Sister - A sister is a woman who is a member of an apostolic religious congregation.
Vocation - through the Sacrament of Baptism, each person receives "a call" or vocation. All are called to holiness and to serve. This call can be lived out in a variety of ways - in married life, as a single person, in the religious life, or as a priest.
Questions and Answers
Q: What is a vocation and how is it different from a career?
A: A vocation is the way of life that we choose in order to live out our baptismal call. Religious life is part of a vocation. A career has to do with how we go about using our gifts and talents that have been given to us by God. A career is also part of a vocation. So, for instance, just the way you can be married, and that is a calling in the Church, and also be a doctor, and that too is a calling, you can be a religious Sister and also a doctor.
Q: Do I have to wear black and white dresses and cut off my hair in order to become a sister?
A: The Sisters of Divine Providence wear simple dress in order to model a life of simplicity. Some of our Sisters choose to wear habits and that is fine. Some choose regular clothes, and that is fine too. You can wear your hair in any simple style you like.
Q: Do all the sisters live at one convent?
A: The Sisters of Divine Providence is an apostolic community and this means that we go where we are needed in order to carry out the mission of making God's Providence more visible in our world. This may mean living in a large motherhouse with 100 Sisters, living in small groups of 3-7, living in pairs, or even when circumstances call for it, living alone.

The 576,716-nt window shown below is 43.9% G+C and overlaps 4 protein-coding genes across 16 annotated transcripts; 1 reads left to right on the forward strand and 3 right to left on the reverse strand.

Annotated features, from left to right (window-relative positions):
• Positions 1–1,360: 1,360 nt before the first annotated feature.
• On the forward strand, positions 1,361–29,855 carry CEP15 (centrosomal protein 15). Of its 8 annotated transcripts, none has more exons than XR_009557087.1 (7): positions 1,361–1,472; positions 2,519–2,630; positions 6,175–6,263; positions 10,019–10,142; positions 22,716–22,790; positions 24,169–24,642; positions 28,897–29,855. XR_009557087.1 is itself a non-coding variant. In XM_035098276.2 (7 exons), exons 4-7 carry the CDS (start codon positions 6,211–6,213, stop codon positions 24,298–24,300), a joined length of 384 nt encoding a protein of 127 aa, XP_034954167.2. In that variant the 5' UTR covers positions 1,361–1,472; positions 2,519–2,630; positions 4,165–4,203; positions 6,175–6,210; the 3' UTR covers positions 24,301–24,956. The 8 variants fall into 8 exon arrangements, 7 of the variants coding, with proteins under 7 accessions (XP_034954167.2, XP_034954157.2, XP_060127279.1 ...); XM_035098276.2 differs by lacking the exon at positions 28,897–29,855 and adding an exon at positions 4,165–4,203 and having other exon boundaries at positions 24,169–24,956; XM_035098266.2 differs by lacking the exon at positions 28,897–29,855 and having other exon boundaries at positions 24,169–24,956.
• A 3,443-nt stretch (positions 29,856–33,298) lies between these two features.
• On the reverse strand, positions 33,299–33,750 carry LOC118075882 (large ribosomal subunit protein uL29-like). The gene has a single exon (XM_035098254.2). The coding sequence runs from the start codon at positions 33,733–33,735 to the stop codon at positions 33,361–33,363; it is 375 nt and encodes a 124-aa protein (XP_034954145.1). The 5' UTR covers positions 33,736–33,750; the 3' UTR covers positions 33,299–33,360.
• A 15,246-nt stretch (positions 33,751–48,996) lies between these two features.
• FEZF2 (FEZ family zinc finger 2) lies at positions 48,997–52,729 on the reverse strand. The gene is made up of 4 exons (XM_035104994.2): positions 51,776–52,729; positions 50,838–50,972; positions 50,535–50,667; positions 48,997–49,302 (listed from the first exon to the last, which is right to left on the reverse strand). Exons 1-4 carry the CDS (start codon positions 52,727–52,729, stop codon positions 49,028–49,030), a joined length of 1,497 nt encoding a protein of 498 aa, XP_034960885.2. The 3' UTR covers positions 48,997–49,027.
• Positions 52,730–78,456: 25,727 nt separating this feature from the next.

Q: Do sisters sit in church all day long and pray?
A: Our schedules are determined by our ministry and our local communities. Every Sister, of course, reserves time for personal and communal prayer and daily mass, but there is always time for recreation, friends, and family.
Q: If I become a sister, will I ever see my family and friends again?
A: Of course. Sisters do have a responsibility to their communities, but are also encouraged to stay in contact with family and friends. This is seen as a healthy part of living community.
Q: Do I have any choices once I become a sister?
A: Once a person becomes a Sister, she still has many choices in her life. The difference is that a Sister will make choices in collaboration with other Sisters and with the whole community in mind.
Q: Will people think I cannot find a husband if I choose to become a sister?
A: Most people know that women choose to become Sisters because they are living out what they believe to be their call from God.
Q: If the life of a Sister of Divine Providence sister is for me, what are the signs?
A: If being a Sister engages your imagination and makes you feel energized, then you may have a call to religious life. That doesn't mean there might not be some hesitation and resistance as well. That is healthy. But if being a religious sister gives you also some sense of peace and you feel drawn to look into it, then by all means do so. Sometimes the only way to know if something is the right fit is to try it out...with visits and time spent with our Sisters.
Q: Why be a Divine Providence Sister?
A: The Sisters of Divine Providence need members in order to carry out their mission of making God's Providence more visible in the world through ministry to others. We are looking for healthy, single, adult, Roman Catholic women who are willing to give their lives in service to this important mission.